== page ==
July 1 I Monday
“Blessed are the pure in heart, for they will see God.”
To be pure in heart almost sounds angelic. Many may think it implies perfection or refers to someone who is tremendously giving, always does the right thing and is noble in their cause. This is where we fall off the rails, because we know our hearts are not pure. Thankfully, perfection is not what Jesus is talking about in the sixth beatitude.
To understand what Jesus means by pure in heart we need to define what is meant by “pure.” Although Jesus probably spoke Aramaic during His time in this world, the New Testament was recorded in the Greek language, which was a language of international commerce and trade. Hence, Bible translations mostly take from early Greek manuscripts. There is no exact equivalent between Greek and Aramaic, or even in English, for these vocabularies. A word in Greek has a specific meaning to the Greek mind, but may have a different meaning to the English mind. The Greek word for “pure” that Jesus uses here is katharos, which does not mean pure in the sense of perfection, but pure in the sense of being undiluted, not mixed with anything. For example, wine that is not diluted with water would be a katharos wine.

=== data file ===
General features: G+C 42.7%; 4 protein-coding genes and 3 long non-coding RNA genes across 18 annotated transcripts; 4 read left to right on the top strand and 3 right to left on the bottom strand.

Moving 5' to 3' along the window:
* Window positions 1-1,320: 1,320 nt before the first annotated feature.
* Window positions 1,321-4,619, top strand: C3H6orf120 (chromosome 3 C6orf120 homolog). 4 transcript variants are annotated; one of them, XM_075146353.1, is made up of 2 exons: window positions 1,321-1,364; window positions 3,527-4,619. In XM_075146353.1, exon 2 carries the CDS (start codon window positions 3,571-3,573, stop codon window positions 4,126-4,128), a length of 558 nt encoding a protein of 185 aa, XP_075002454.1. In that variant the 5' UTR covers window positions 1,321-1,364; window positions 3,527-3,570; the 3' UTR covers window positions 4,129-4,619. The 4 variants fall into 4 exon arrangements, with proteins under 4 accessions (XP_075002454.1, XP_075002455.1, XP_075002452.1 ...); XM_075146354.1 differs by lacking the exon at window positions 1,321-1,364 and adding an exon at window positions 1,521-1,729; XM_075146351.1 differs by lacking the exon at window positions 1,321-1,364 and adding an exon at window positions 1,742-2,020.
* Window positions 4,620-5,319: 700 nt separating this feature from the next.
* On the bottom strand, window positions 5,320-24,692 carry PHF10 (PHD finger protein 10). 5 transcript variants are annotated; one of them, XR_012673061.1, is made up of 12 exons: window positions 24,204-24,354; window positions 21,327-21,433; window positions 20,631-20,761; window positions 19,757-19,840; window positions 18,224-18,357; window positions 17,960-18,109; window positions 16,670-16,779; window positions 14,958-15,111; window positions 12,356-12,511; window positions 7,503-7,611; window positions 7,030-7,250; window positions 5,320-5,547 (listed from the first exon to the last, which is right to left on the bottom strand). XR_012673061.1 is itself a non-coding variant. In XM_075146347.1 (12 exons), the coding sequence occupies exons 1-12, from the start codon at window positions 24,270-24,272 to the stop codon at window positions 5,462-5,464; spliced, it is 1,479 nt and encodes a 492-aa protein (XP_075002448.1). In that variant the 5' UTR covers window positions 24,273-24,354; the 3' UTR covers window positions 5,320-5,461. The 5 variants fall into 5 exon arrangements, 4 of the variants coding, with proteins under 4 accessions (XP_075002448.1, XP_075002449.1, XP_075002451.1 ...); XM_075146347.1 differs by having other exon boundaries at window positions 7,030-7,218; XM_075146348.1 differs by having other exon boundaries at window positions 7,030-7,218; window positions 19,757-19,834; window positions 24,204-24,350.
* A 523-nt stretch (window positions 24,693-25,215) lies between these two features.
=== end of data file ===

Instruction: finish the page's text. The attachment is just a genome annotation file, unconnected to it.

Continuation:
The heart is the seat of our personalities. It is where the mind, emotions and will come together to form the real person. Our thoughts, emotions, aspirations and desires are filtered through our minds and settled into our hearts. This is why Paul tells us, “For it is with your heart that you believe and are justified, and it is with your mouth that you profess your faith and are saved” (Romans 10:10).
To be pure in heart is to narrow our interests down to the interests of Jesus Christ, which opens them up to all that is the purpose and agenda of heaven. Paul tells us, “But one thing I do: forgetting what is behind and straining towards what is ahead, I press on towards the goal to win the prize for which God has called me heavenwards in Christ Jesus” (Philippians 3:13-14). Paul is not saying 25 things that he dabbled in, but one thing he will do. Paul’s exhortation did not mean he was boring without a wider interest in business, family or hobbies. Rather, Paul is implying, “In the midst of my business, family and recreational life, there is an undergirding, ‘this one thing I do’ that is the backbone and the spinal cord of everything in my life.” Of course, there are other aspects of our lives that we are involved and dedicated to doing but it all flows out of this “one thing I do.”
Prayer: Dear Lord Jesus, grant me a pure heart that focuses on You and Your agenda in every area of my life as the “one thing I do.” Thank You, Lord.